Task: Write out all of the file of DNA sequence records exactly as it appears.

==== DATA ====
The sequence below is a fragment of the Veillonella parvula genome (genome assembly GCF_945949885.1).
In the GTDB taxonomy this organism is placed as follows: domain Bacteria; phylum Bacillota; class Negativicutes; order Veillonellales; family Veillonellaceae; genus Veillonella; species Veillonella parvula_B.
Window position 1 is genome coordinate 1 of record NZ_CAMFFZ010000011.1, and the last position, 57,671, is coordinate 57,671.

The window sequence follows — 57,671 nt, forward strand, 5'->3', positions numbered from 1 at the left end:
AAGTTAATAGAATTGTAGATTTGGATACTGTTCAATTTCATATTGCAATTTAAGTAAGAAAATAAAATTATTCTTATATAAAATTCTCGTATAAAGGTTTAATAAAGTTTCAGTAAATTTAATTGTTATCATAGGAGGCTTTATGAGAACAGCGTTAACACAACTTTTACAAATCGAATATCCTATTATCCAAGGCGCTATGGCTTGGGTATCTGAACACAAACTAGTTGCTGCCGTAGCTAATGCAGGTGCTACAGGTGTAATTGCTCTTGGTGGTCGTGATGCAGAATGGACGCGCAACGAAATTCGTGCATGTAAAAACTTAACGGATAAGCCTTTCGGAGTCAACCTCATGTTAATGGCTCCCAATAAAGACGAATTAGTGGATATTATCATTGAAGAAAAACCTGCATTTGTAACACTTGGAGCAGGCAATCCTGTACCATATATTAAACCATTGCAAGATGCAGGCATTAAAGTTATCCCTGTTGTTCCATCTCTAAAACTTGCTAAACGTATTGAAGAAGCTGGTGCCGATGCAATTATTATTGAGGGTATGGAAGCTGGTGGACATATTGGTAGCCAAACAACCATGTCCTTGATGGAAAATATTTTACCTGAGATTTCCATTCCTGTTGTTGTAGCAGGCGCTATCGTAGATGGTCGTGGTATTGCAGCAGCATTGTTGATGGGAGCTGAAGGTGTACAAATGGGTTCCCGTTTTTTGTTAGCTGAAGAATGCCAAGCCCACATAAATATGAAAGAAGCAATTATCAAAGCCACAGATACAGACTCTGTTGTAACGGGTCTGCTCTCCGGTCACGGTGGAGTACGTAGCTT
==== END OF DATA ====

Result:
The sequence below is a fragment of the Veillonella parvula genome (genome assembly GCF_945949885.1).
In the GTDB taxonomy this organism is placed as follows: domain Bacteria; phylum Bacillota; class Negativicutes; order Veillonellales; family Veillonellaceae; genus Veillonella; species Veillonella parvula_B.
Window position 1 is genome coordinate 1 of record NZ_CAMFFZ010000011.1, and the last position, 57,671, is coordinate 57,671.

The window sequence follows — 57,671 nt, forward strand, 5'->3', positions numbered from 1 at the left end:
AAGTTAATAGAATTGTAGATTTGGATACTGTTCAATTTCATATTGCAATTTAAGTAAGAAAATAAAATTATTCTTATATAAAATTCTCGTATAAAGGTTTAATAAAGTTTCAGTAAATTTAATTGTTATCATAGGAGGCTTTATGAGAACAGCGTTAACACAACTTTTACAAATCGAATATCCTATTATCCAAGGCGCTATGGCTTGGGTATCTGAACACAAACTAGTTGCTGCCGTAGCTAATGCAGGTGCTACAGGTGTAATTGCTCTTGGTGGTCGTGATGCAGAATGGACGCGCAACGAAATTCGTGCATGTAAAAACTTAACGGATAAGCCTTTCGGAGTCAACCTCATGTTAATGGCTCCCAATAAAGACGAATTAGTGGATATTATCATTGAAGAAAAACCTGCATTTGTAACACTTGGAGCAGGCAATCCTGTACCATATATTAAACCATTGCAAGATGCAGGCATTAAAGTTATCCCTGTTGTTCCATCTCTAAAACTTGCTAAACGTATTGAAGAAGCTGGTGCCGATGCAATTATTATTGAGGGTATGGAAGCTGGTGGACATATTGGTAGCCAAACAACCATGTCCTTGATGGAAAATATTTTACCTGAGATTTCCATTCCTGTTGTTGTAGCAGGCGCTATCGTAGATGGTCGTGGTATTGCAGCAGCATTGTTGATGGGAGCTGAAGGTGTACAAATGGGTTCCCGTTTTTTGTTAGCTGAAGAATGCCAAGCCCACATAAATATGAAAGAAGCAATTATCAAAGCCACAGATACAGACTCTGTTGTAACGGGTCTGCTCTCCGGTCACGGTGGAGTACGTAGCTT